Namib Naukloft - moonshine

Sossusvlei and Namib Naukloft National Park

by Brent Daniel and Donna Nespoli :: www.wbrentdaniel.org and www.instagram.com/brentdanielco

We drove a few hours southwest out of Windhoek, over dusty gravel roads  beneath a blinding sun. We saw not a single other vehicle for hours. We blew out a tire; wriggled about under the 4x4 on our bellies to change it. We drove on for another few hours through the falling darkness to a beautiful, but very lonesome outpost 20 km south of Sesriem. In the morning we headed back to "town" --- town consisting of exactly a gas station --- to get the punctured tire patched and were nearly struck dumb by the sight of this...

Sossus Oasis Gas Station, Sesriem, Namibia.

I mean, seriously. Who are you people ... ? How did you ... ? What the heck?? We'd driven 100 km past the town of Solitaire on the way in the previous evening only to run into this. Doesn't that violate some cosmic law of irony or something?

We needn't have worried. It turns out that folks that turn up in buses rarely seem to stray far from them. With the exception of Deadvlei, we hardly saw another soul within the park. That's Donna walking toward our Hilux in the image below. There's more than enough space to swallow up, well, ... just about anything.

Near Elim Dune. Namib Naukloft National Park, Namibia.

In fact, there's only a single ribbon of tarmac within that section of the park. It runs 65km due west from the entrance at Sesriem out to Sossusvlei. Were you to head off perpendicular to the tarmac, walking north or south, you wouldn't hit anything but dunes for 100 - 200 km. Literally, nothing but piles of sand. To the west? It's another 60 km to where the dunes drop straight into the cold Atlantic.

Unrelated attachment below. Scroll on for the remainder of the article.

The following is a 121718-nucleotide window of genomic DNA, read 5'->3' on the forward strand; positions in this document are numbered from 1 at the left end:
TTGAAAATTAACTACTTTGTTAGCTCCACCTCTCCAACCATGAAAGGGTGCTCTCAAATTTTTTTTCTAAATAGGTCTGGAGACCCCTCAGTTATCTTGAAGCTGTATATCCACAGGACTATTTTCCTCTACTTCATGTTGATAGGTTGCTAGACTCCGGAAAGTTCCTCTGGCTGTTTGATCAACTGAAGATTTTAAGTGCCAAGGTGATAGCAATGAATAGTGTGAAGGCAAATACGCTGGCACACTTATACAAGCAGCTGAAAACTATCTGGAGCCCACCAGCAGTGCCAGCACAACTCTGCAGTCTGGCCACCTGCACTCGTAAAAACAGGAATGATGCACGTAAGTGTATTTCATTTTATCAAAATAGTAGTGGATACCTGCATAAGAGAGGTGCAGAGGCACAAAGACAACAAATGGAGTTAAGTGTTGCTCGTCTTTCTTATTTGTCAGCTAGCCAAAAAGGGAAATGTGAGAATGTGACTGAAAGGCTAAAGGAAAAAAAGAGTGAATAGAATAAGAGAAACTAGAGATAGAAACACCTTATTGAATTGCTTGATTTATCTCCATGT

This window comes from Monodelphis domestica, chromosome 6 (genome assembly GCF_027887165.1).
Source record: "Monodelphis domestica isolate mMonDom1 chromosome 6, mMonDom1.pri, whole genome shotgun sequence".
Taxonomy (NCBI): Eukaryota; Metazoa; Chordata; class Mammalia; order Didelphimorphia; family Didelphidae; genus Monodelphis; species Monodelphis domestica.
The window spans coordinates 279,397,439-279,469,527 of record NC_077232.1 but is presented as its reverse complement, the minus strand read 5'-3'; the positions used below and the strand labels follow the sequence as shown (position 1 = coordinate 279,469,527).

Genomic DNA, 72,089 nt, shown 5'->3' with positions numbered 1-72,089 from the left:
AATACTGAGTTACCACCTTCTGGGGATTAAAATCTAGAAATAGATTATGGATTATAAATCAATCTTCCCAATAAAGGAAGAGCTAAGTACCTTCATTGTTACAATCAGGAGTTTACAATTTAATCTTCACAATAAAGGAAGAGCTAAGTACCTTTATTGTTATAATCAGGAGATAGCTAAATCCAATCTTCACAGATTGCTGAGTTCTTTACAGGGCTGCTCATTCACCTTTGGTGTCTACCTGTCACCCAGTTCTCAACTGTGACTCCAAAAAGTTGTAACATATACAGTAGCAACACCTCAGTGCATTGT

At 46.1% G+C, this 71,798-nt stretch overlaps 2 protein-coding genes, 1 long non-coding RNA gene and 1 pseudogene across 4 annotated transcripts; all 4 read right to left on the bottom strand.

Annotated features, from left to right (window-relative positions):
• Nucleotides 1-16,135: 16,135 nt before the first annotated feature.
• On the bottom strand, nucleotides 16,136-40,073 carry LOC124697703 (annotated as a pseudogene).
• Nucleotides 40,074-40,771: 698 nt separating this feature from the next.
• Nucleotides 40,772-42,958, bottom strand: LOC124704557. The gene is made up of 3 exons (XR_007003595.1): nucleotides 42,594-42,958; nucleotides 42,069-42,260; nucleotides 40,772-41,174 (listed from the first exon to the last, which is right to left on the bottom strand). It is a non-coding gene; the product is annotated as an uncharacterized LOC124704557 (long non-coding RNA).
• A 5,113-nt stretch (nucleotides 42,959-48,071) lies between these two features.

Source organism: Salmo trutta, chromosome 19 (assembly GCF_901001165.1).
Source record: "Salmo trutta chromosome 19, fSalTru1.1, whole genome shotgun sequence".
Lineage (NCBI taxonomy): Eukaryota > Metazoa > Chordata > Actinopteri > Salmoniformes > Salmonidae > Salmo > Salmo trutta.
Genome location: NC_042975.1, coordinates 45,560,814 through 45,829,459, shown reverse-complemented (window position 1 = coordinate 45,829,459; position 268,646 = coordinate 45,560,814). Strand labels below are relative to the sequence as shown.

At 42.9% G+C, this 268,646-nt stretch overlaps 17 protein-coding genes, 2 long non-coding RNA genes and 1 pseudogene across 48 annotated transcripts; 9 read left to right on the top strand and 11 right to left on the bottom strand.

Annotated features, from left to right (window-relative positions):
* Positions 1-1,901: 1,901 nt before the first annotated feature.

Looking west from the shoulder of Dune 45. Namib Naukloft National Park, Namibia.

It's a bit difficult to do justice to the scale of the place. That little sandhill behind the tree below? About three hundred feet tall. Some of the other dunes within the park reach to over a thousand. The image on the right might provide a little better indication as to the relative immensity of the place. Pay attention. You do NOT want to get lost.

(Left) Dune 45. (Right) Hiking near Deadvlei. Namib Naukloft National Park, Namibia.

Amazingly, there is green about. Not a lot of it, but it is there, sprinkled along the washes at the road's end. We asked one of the folks at the hotel when it had rained last. He said April. We were there in December.

Sossusvlei, Namib Naukloft National Park, Namibia.


What passes for a shade tree in the Namib. Namib Naukloft National Park, Namibia.


Namibian Port-a-Loo. Namib Naukloft National Park, Namibia.


After a long morning in the sun, we slunk back to one of our favorite haunts, the Sesriem Restaurant at the park entrance, one of the few places in Namibia we were able to find cold, fresh salads. We ate a lot of them. We got  funny looks from the waiter, "You want to order another one?" Yes, please!

Sesriem Restaurant and Bar. Namib Naukloft National Park, Namibia.

After a late lunch, we went back out to the area around Elim Dune to search for Secretary Birds. We didn't find any. Just a tree, an oryx, and a whole lot of space. Fine by us. Not a bad place to while away a late afternoon.

Elim Dune region. Namib Naukloft National Park, Namibia.